I used to think the best time of life was when your children are young and all sorts of accomplishments are still possible in your future.  But now I think that, for women, crone-hood – life after sixty—is the best time of one’s life.

If that is, you are lucky enough to have good health.  Two years ago I was collecting classmates’ bios for the book distributed at our 50th high school reunion in Edina, Minnesota. I realized how many classmates had died (39 out of 331) and that many were struggling with serious illness.  Also a number of my friends have had their mobility compromised by hip or knee problems and other ailments.

I’ve been very lucky this far, which is something that I think about every day.

When I sit down in the morning with coffee and the newspapers, I’m profoundly glad that I don’t have to show up an office at 8 a.m. with five newspapers in my hand, then read them and mimeograph a news summary for my company’s management before ten a.m.  That was my first job in Manhattan, working for Lever Brothers.  Now all executives get their daily business news instantaneously on their I-phones or Blackberries or laptops.

I admit, I’ve become addicted to the computer, which I think is the most important innovation in my lifetime.

When my mother died in 1985, she had never touched a computer (although my father actually sold huge, hulking Univac computers to companies before he retired.) When she was pregnant with me—in 1940-41-- my mother spent the time compiling a book-sized family history of our ancestors, typing it up laboriously with lots of carbon copies, and distributing it to her eight siblings and eventually to her children.  Think how much easier that job would be today!

Another computer phenomenon is the social networks, especially Facebook, which many people consider invasive and dangerous.  But it has created a worldwide community which can share news and ideas and opinion instantly.

Consider this—on the first day of February, two young women who are among my “Facebook friends” each gave birth to a daughter—one in Omaha and one in Connecticut-- and they both announced it to the world on Facebook before they were wheeled out of the delivery room.  One even posted an album of photos of the baby, before and after the umbilical cord was cut.

Also, I’ve heard from friends with relatives who are soldiers in, say, Afghanistan, that an expectant dad in the military can watch his wife’s entire labor and delivery live on the computer (I guess through Skype.) This is, as Martha Stewart would say, a good thing. Of course if the dad didn’t have to go to war, that would be an even better thing.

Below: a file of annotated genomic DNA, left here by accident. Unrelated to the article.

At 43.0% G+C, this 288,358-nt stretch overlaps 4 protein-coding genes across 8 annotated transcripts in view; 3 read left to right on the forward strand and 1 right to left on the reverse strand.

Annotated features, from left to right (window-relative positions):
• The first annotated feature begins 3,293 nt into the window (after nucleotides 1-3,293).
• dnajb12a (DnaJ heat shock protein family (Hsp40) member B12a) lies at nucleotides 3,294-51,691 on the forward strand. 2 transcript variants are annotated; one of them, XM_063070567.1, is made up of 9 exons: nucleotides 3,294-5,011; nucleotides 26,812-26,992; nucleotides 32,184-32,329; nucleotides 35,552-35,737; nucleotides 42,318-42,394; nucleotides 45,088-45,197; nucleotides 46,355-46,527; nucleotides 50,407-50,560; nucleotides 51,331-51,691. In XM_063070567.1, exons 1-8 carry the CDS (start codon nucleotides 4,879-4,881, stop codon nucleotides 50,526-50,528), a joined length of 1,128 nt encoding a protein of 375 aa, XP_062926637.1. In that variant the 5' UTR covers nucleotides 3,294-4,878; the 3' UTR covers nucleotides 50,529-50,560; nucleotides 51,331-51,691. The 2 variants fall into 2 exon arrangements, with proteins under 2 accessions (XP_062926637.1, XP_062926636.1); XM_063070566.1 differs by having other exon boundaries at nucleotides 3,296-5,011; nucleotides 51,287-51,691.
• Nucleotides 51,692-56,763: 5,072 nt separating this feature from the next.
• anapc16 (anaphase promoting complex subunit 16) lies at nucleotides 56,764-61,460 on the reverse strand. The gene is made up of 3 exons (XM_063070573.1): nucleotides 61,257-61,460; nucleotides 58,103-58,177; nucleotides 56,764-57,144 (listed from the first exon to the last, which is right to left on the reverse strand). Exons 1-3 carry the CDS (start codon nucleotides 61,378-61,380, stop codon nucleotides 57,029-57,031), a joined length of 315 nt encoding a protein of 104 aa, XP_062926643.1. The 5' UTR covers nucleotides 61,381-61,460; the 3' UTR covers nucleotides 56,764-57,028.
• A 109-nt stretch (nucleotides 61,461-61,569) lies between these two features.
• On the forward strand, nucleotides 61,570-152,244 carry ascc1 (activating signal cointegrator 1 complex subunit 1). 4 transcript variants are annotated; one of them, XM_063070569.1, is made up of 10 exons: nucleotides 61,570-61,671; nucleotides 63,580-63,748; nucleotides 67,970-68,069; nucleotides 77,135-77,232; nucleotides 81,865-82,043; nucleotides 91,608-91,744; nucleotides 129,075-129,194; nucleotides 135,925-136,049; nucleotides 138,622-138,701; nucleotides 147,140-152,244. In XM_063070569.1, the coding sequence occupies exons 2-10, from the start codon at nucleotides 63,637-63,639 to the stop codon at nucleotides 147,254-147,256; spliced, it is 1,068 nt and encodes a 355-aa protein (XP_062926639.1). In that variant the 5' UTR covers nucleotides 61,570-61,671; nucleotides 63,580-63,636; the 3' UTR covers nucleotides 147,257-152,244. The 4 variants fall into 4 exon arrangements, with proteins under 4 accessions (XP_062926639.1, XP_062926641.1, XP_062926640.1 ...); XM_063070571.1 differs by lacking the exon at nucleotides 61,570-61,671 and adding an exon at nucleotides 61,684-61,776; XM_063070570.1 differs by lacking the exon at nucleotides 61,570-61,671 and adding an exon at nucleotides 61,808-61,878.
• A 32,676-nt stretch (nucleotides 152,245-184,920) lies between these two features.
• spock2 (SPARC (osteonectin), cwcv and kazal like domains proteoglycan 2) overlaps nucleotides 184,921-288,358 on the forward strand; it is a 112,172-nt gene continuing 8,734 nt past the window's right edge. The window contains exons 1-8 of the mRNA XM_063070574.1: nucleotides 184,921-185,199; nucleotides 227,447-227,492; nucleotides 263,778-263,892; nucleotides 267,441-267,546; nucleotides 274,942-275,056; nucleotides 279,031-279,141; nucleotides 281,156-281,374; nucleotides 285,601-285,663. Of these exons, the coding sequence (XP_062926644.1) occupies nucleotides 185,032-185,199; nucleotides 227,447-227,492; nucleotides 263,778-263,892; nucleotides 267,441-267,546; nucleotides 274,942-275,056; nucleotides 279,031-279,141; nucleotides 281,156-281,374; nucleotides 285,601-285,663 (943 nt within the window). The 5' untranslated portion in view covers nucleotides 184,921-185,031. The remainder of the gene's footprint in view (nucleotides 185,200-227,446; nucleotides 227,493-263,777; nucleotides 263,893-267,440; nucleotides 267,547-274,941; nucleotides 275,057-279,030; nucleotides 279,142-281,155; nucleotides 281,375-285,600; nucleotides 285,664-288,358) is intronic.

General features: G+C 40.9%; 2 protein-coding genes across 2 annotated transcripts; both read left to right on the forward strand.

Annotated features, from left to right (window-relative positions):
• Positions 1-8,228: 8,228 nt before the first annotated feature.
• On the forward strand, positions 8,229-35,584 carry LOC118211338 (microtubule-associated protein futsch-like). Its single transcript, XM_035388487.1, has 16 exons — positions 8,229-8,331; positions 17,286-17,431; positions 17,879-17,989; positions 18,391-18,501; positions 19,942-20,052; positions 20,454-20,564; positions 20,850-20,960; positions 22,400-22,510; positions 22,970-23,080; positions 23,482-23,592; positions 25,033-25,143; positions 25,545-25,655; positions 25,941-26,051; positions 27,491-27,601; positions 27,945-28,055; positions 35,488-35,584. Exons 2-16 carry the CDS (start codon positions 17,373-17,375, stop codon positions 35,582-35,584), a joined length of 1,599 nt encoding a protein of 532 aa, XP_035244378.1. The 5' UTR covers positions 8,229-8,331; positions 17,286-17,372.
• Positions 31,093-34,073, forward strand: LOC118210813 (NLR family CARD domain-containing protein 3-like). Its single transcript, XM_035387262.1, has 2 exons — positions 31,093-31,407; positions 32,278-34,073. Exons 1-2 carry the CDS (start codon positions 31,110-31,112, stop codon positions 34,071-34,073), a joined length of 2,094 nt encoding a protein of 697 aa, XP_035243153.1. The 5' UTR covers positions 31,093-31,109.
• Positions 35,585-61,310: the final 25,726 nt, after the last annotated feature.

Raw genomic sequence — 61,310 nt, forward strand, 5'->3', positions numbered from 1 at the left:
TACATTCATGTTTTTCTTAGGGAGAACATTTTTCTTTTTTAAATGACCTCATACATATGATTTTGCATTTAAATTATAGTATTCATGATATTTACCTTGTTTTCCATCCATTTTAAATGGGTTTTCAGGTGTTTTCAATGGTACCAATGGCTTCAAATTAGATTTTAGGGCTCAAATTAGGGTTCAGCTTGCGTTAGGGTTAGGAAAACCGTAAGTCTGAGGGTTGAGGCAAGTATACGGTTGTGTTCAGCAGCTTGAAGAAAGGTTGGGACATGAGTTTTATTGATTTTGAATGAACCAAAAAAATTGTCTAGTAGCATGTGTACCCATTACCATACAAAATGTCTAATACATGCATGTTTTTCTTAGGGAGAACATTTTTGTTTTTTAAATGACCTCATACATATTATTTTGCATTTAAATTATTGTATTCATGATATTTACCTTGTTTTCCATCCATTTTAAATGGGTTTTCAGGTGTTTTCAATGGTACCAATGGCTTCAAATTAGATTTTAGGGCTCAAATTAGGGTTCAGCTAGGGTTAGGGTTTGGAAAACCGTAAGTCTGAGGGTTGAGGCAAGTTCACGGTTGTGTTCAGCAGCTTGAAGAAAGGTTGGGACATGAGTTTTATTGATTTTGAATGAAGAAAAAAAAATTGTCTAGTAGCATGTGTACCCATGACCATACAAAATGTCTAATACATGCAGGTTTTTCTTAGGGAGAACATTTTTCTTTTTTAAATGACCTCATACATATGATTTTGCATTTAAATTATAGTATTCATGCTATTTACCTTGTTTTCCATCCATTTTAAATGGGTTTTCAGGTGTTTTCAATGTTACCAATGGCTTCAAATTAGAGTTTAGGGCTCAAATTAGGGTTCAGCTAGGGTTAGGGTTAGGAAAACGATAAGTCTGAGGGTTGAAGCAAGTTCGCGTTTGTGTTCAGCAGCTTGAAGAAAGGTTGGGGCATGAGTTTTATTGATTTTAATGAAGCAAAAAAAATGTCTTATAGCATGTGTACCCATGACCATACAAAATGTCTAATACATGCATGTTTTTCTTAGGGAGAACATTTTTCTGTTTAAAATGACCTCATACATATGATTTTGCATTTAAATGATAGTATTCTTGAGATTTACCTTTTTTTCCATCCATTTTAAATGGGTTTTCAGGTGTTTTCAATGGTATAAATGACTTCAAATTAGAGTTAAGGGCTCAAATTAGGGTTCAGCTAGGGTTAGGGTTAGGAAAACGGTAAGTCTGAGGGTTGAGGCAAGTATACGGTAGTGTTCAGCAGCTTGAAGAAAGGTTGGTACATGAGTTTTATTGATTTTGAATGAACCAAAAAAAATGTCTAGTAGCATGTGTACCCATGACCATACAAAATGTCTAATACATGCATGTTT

Sometimes I imagine explaining things like this to my mother, who would have loved the internet.

The goal that motivates me to exercise on the stationary bike most days and go to Pilates lessons is the hope that I’ll stay alive and mobile long enough to be a grandmother. My friends become inarticulate when trying to explain how grandchildren can transform your life.

It seems to me that when women turn fifty, they’re likely to give their husbands a big cast-of-thousands celebration and ignore their own birthday, but when they turn 60, many of my friends celebrated themselves with the party or trip they’d always wanted.

And when women enter crone-hood, they often channel the creative energy they used to spend on home, children and jobs into some long-hidden passion-- designing jewelry, writing a book, gardening, volunteering their talents to a philanthropy. They allow themselves to do what they always wanted, but never had time for. A friend of mine, a couple of years older than I am, went from wife, mother and chef to law student, then lawyer, then judge, then a state chief justice. A run-in with cancer slowed her down and she retired.  Now she’s enrolled at Tufts University’s Cummings Veterinary School so that, aged 70-plus, she can fulfill her childhood dream and become a veterinarian. (And she relaxes with horseback riding and tap dancing!)

I, too, went the “discover-your-passion-at-60” route and turned away from journalism (although I still do it) to re-discovering art, which was my major in college until I realized I could never earn a living at it.  So I started taking lessons at the Worcester Art Museum, exhibited in some local shows and sold some paintings.

As long I can get around and handle my own luggage, I intend to travel to places I’ve never been and take lots of photographs (mostly of people) and then turn the photos into paintings.  Last month I wrote about a night spent watching sea turtles hatching on a beach in Nicaragua and heading into the sea.  I called it a “bucket list” experience.

Next week I’m off on another one.  My husband is giving me the birthday gift of a
culinary tour in Mexico with chef Susana Trilling, traveling around the state of Michoacan to witness the migration of the Monarch butterflies.   Susana has a cooking school in Oaxaca (called Seasons of My Heart) and I’ve been on unforgettable tours with her, far, far off the beaten path to many parts of the country, but this is Susana’s first Butterfly tour and I know it’s going to be amazing

There are a lot more trips on my bucket list and I don’t know how much time I’ve got left to make them, but, free of the drama, responsibility, worry and insecurity of youth, I’m entering my seventh decade with anticipation (and hope) that this will be the best one yet.